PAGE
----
We hypothesized that hepatitis C virus (HCV) persistence is related to the sequence variability of putative envelope genes. This hypothesis was tested by characterizing quasispecies in specimens collected every six months from a cohort of acutely HCV-infected subjects (mean duration of specimen collection, 72 months after seroconversion). We evaluated 5 individuals who spontaneously cleared viremia and 10 individuals with persistent viremia by cloning 33 1-kb amplicons that spanned E1 and the 5' half of E2, including hypervariable region 1 (HVR1). To assess the quasispecies complexity and to detect variants for sequencing, the first PCR-positive sample was examined by using a previously described method that combines heteroduplex analysis and analysis of single-stranded conformational polymorphisms. The ratio of nonsynonymous to synonymous substitutions (d(N)/d(S)) within each sample was evaluated as an indicator of relative selective pressure. Amino acid sequences were analyzed for signature patterns, glycosylation signals, and charge. Quasispecies complexity was higher and E1 d(N)/d(S) ratios (selective pressure) were lower in those with persistent viremia; the association with persistence was strengthened by the presence of a combination of both characteristics. In contrast, a trend toward higher HVR1 d(N)/d(S) ratios was detected among those with persistent viremia. We did not detect any such association for factors that may affect complexity such as serum HCV RNA concentration. HVR1 had a lower positive charge in subjects with persistent viremia, although no consistent motifs were detected. Our data suggest that HCV persistence is associated with a complex quasispecies and immune response to HVR1.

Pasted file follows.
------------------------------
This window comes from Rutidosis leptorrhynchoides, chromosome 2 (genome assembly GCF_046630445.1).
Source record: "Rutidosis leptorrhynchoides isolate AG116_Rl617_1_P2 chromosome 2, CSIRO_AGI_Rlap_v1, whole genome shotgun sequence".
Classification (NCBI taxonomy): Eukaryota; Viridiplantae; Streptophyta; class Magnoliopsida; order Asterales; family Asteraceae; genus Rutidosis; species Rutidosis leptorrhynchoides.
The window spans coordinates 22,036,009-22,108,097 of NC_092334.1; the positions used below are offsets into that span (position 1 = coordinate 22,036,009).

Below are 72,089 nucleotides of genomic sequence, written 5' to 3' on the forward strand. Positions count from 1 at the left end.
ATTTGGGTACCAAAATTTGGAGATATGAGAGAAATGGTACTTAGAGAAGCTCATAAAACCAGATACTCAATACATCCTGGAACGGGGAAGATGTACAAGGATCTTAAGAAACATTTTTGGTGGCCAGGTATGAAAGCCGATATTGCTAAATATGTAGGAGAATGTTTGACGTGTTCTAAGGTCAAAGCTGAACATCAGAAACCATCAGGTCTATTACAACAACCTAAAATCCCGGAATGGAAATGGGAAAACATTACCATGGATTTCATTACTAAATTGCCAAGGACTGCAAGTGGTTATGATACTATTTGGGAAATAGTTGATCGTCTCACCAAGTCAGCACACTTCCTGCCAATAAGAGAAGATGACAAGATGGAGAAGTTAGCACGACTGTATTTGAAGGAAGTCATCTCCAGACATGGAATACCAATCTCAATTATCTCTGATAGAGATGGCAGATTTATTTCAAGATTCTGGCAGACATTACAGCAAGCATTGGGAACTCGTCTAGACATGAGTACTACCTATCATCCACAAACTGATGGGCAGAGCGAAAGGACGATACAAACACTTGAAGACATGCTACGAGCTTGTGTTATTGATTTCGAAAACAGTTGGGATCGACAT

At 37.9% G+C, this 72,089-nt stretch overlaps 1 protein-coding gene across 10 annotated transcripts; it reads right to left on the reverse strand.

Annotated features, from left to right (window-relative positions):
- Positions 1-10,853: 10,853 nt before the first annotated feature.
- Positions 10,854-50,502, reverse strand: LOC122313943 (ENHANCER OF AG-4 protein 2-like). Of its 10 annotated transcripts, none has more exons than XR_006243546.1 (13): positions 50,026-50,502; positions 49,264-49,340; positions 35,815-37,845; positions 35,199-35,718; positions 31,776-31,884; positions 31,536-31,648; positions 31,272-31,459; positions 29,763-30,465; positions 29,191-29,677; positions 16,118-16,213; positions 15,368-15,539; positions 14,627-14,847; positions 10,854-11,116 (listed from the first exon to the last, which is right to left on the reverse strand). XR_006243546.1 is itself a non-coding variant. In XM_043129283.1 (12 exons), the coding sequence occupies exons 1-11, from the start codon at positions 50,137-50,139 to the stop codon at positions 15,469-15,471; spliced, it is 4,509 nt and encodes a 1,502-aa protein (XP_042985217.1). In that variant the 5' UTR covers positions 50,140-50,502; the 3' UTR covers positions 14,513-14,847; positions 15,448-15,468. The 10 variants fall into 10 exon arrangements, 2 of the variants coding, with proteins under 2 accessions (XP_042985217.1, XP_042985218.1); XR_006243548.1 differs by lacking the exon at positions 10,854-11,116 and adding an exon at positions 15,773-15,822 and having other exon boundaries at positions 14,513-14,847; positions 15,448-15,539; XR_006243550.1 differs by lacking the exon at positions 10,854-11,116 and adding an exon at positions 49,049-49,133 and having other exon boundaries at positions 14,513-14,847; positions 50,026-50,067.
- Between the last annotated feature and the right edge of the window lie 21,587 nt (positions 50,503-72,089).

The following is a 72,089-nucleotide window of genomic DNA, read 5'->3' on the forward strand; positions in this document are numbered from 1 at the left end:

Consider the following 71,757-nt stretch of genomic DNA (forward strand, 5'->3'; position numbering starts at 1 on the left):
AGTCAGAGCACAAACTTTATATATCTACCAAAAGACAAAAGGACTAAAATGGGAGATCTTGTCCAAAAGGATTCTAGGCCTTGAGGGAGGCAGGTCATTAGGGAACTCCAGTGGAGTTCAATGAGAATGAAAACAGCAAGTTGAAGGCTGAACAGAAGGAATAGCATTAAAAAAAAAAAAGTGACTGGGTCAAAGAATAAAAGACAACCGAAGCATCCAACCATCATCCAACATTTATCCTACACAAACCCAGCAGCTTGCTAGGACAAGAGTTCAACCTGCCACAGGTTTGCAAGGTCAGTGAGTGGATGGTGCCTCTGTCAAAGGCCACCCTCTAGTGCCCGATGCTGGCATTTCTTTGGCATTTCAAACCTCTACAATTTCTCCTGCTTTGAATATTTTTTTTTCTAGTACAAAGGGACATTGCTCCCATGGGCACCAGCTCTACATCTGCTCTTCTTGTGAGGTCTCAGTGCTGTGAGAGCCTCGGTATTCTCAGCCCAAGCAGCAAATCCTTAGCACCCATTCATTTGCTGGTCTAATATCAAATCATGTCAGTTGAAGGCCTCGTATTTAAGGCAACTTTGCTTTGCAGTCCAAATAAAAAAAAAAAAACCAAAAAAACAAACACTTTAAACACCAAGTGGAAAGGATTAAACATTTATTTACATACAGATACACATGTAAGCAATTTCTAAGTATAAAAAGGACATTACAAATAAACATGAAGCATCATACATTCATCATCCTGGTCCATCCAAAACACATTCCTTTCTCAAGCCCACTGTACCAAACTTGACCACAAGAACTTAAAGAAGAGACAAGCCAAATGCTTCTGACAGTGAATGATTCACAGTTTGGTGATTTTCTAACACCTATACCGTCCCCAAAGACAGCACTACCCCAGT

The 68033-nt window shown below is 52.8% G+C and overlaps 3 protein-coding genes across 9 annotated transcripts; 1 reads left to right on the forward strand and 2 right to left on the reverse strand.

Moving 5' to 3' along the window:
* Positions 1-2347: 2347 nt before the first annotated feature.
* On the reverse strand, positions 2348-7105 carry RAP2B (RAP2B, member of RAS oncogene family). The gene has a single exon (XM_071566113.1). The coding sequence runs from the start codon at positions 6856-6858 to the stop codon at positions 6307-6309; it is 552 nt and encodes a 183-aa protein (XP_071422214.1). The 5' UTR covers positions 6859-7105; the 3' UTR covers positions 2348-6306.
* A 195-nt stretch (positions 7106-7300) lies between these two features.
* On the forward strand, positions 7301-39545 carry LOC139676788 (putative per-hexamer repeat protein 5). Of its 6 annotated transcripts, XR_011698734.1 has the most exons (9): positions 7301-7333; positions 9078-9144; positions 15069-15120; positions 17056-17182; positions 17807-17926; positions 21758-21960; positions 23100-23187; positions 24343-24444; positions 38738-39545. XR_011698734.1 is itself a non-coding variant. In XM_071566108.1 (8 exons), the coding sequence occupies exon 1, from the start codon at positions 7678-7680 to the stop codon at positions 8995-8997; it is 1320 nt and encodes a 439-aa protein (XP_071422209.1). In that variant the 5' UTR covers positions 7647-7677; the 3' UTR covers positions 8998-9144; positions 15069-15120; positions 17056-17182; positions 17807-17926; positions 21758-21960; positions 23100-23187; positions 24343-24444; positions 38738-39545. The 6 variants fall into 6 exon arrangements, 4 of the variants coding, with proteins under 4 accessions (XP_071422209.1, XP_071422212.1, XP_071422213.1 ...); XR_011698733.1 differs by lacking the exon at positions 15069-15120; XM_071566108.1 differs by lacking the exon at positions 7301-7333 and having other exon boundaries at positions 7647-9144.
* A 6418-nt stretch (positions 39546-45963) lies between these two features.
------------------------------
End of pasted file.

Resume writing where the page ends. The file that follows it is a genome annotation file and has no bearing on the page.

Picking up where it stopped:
ASJC Scopus subject areas
- Insect Science